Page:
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Microsoft’s Approach to Xbox Series X Launch Exclusives is Good for Gamers

Xbox Series X, Microsoft
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Microsoft’s Approach to Xbox Series X Launch Exclusives is Good for Gamers

Microsoft has shown it is willing to embrace change more than most, and its latest bombshell announcement regarding the Xbox Series X is no exception.

Since the Series X was officially unveiled at the 2019 Game Awards and slated for a Holiday 2020 release, many in the gaming community have been left to speculate about the console. How powerful will it be? How much will it cost? What kind of exclusives will it offer at launch?

Though answers have been slow to trickle out, that last question did receive some confirmation. In an interview with MCV, Microsoft’s head of Xbox Game Studios Matt Booty revealed that the Series X would not have any titles that were entirely exclusive to it at launch.

“As our content comes out over the next year, two years, all of our games, sort of like PC, will play up and down that family of devices,” Booty said. “We want to make sure that if someone invests in Xbox between now and [Series X] that they feel that they made a good investment and that we’re committed to them with content.”

This move got people understandably shocked and riled. After all, launch exclusives have been an integral part of console launches since their inception. Many view them as the de facto reason to purchase one console over another in its first year, and use said titles to hold themselves over until more games are available on the platform.

And yet, for anyone who has been watching Microsoft in recent years, the move comes as little surprise.

Microsoft has been growing and changing in ways that run counter to what gaming has always done. Seemingly humbled after the slow start of the Xbox One, Microsoft have had made moves since then that can be seen as being “good for gamers.”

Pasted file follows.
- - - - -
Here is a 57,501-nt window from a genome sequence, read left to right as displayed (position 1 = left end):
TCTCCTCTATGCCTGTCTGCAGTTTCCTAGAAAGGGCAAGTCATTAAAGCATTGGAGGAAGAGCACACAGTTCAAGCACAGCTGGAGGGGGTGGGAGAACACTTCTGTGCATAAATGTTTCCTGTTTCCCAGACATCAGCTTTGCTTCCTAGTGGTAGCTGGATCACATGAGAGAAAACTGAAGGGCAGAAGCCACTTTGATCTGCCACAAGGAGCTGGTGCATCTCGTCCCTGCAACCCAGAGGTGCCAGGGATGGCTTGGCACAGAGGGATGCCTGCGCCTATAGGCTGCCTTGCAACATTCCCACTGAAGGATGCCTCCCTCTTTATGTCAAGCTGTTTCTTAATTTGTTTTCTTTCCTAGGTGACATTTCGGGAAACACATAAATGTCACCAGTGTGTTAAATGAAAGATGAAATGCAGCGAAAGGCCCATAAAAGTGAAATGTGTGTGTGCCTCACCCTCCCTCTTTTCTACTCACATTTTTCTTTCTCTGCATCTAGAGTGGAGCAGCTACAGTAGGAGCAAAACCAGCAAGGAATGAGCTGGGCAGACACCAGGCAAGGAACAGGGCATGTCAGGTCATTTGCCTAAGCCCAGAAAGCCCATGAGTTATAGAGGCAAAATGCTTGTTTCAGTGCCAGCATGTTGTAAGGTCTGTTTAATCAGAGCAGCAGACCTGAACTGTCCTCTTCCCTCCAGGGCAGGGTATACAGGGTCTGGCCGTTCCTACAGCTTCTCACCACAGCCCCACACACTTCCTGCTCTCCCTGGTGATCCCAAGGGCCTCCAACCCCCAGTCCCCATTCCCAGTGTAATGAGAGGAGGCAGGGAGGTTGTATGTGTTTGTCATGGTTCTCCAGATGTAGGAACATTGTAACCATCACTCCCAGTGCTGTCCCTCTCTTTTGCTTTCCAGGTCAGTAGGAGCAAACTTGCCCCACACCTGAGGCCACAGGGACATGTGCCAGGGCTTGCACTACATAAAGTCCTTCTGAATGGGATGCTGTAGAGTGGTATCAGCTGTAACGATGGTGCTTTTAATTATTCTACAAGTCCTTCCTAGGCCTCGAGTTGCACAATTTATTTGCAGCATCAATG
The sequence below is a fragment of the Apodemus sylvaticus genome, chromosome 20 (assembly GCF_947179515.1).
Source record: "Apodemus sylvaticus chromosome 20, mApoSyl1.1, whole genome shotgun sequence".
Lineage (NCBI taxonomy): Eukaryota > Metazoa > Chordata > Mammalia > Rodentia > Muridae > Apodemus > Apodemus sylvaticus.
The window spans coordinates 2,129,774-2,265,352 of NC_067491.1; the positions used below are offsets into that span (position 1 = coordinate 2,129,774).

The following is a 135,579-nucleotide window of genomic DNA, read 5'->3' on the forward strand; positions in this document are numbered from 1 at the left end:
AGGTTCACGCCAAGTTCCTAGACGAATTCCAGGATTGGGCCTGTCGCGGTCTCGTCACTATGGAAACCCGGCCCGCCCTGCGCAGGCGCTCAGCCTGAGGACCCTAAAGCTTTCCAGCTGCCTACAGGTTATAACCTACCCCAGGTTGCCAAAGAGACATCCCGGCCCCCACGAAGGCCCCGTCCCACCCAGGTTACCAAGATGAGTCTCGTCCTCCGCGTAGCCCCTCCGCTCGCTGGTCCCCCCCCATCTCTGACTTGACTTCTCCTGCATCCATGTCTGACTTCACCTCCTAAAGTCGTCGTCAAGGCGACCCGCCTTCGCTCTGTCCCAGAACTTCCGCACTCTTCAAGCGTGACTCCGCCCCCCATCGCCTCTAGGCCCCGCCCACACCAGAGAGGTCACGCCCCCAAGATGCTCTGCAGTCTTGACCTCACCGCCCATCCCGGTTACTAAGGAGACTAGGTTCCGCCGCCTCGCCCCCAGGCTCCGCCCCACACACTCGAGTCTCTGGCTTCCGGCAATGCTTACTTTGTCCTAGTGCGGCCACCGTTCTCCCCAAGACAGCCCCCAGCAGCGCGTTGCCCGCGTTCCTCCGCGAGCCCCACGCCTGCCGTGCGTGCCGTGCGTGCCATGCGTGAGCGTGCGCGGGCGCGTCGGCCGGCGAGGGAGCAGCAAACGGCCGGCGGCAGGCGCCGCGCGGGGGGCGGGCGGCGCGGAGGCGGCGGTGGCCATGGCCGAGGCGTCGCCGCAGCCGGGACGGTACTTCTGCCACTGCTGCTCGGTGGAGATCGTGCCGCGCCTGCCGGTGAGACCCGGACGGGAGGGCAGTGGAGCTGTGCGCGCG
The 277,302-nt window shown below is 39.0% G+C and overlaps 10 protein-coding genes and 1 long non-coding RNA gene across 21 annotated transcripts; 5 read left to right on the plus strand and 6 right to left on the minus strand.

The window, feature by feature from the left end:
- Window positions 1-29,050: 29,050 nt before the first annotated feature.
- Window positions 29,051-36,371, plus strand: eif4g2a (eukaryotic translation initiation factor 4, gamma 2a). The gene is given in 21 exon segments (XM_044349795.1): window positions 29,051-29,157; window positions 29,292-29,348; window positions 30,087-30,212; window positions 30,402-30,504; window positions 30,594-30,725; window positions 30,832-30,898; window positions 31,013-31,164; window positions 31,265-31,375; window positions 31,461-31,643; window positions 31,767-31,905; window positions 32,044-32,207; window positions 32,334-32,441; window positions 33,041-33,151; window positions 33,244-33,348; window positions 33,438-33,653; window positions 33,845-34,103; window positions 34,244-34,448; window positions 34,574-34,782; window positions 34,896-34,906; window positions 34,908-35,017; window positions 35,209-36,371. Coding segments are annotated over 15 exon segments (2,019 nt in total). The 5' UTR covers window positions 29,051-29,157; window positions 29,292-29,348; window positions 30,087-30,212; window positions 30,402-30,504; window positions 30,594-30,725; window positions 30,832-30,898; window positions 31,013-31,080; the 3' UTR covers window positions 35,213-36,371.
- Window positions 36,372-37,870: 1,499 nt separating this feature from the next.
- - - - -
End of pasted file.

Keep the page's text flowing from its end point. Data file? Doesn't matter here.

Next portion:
Microsoft has offered services like the Xbox Games Pass, which allows players to access a rotating array of 100 different games for only $10 a month. Through it, players have had access not only to older Xbox and third party titles, but new releases like The Outer Worlds the same week they’re released, able to get in on experiences they otherwise might not have been able to afford.

Microsoft likewise kept classic Xbox and Xbox 360 games available to players with its Backwards Compatibility program. Through it, players can keep playing their favorite games on newer consoles, ensuring they won’t be lost to the march of time and that if people want to stick to older titles, they can do so without issue.

In doing so, Microsoft made its consoles some of the most inclusive on the market. Whether players were interested in playing their favorite older games on a better console; diving into a variety of games without breaking the bank; or delving into the latest exclusives made for Microsoft’s newest hardware, they could do so, all while being a part of the wider Xbox gaming community at large.

With this in mind, it’s little surprise Microsoft would choose not to release any games that would be entirely exclusive to the Series X at launch.

Microsoft wants to bring people into its sector of the gaming community, not block them off with a huge paywall created by the need to purchase a new console and software. The company is concerned with allowing more people to experience its games in the long-term, and for them to want to play them on a Microsoft console.

That’s to say nothing of the fact that new cross-platform titles will be available Series X at launch.

So really, if people should be feeling anything about the Series X’s lack of core exclusives, it should be relief that the industry could be changing for the better. Microsoft is putting consumers first, and if we’re lucky, it could lead to a brighter, more affordable future for gamers should other publishers follow suit.

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